This is best demonstrated with an example. Say our hypothetical friend Emily want to eat less sugar, but finds herself going for king-sized Snickers every night. She may say to herself:



"I keep eating too much sugar even though I don't want to."

"Why?"

"Because I'm undisciplined."

"Why?"

"Because I am not finding a lot of joy out of life, and the chocolate is giving me relief."

"Why?"

"Because it gives me good memories of eating chocolate with my mom."

"Why?"

"Because it's one of the few good memories I have with her, and I miss her a lot."

"Why?"

"Because she passed away last year and I still don't know how to handle it."



The answers you may get while asking yourself "why" can be pretty abstract, but as you can see in this example, when you ask yourself "why" enough times you will find that the answer rarely is about what you think it is. In this example, Emily uses eating too much chocolate as a substitute for processing the grief of missing her mom.


Instead of getting stuck on trying to use willpower to stop eating chocolate and believing that it is a lack of discipline that is causing the sweets overconsumption, she now have more data. Emily now understand that eating too much chocolate is a symptom of needing to process her sadness around her mom.


And when she focuses on doing healing work around the underlying grief around her mother, she will find herself eating less sweets because she addressed the root energy that is causing her unwanted behavior. She will have healed the limiting belief so it no longer manifests in her physical reality as eating too many sweets.


This is true of almost any behavior that you cannot find the "willpower" to overcome. Self-sabotaging behaviors run deeper than laziness or lack of discipline - they are manifestations of fear or sadness that come up in seemingly strange ways like a sugar addiction or being afraid to tell the waiter he got your order wrong. When you address and heal the deeper limiting beliefs, then the unwanted behavior melts away.




10 Best Shadow Work Prompts


Listed below are my 10 favorite shadow work prompts. Just remember to be kind to yourself when going through them, and to approach the work from a place of acceptance and healing, not judgement.




1) How is what is happening externally a mirror to my internal beliefs?


This is Law of Attraction at its core. What is this negative manifestation showing me about my limiting beliefs? How is this an opportunity to shift it?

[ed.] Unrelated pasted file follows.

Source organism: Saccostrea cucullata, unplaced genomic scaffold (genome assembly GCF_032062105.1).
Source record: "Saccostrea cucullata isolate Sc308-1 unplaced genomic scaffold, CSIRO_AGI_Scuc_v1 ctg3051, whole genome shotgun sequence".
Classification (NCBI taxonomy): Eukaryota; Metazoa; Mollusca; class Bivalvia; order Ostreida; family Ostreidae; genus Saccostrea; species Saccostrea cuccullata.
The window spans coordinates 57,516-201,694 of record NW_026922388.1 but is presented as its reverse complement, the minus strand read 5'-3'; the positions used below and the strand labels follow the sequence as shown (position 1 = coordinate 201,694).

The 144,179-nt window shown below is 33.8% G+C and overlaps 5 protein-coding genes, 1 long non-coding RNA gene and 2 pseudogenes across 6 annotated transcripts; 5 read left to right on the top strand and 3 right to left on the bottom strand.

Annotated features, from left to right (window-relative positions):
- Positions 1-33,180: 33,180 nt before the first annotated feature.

2) How is believing this or acting this way keeping me safe?


Sometimes our sabotaging behaviors are attempts to keep ourselves safe. Many women who want to lose weight, for instance, have a fear that if they become skinny they will be sexually harassed, which prevents them from losing those unwanted pounds. How is acting this way keeping me from getting hurt?




3) What am I afraid of being true?


What is the limiting belief about myself that I am trying to avoid? Am I afraid of being lazy, or mean, or a "bad" person?




4) What do I need to stop running away from?


Sometimes we keep ourselves "busy" so we do not have to face our fears. What fear would I have to face if I slowed down?




5) Why am I not living to my highest potential?


What is causing me to self-sabotage myself? Am I afraid that my husband or wife will leave me if I'm too successful? That I can't be a good mom or father AND run a business?




6) What can't I accept about myself?


What fact have I decided about myself makes me feel not good enough? Do I believe that I am too loud, too modest, too weird to be accepted? Do I have to believe that?




7) What do I need to forgive myself for?


We all make mistakes. What guilt do I need to let go of that is no longer serving me and holding me back from healing and being better?




8) What mask am I wearing?


Why am I afraid of showing my true self? Am I afraid of getting hurt? Am I afraid of being "unprofessional?" Why?




9) How am I hurting others or myself?


How is this limiting belief causing me to hurt myself or others? Am I pushing a potential partner away? Am I yelling at my kids? Am I causing drama? How can I heal this?




10) Why does this manifestation keep repeating for me?


What lesson do I need to learn here in order to permanently release this cycle of manifestation? What is this incident showing me?




...

I hope you enjoyed these shadow work prompts. Please let me know what you think in the comment section below!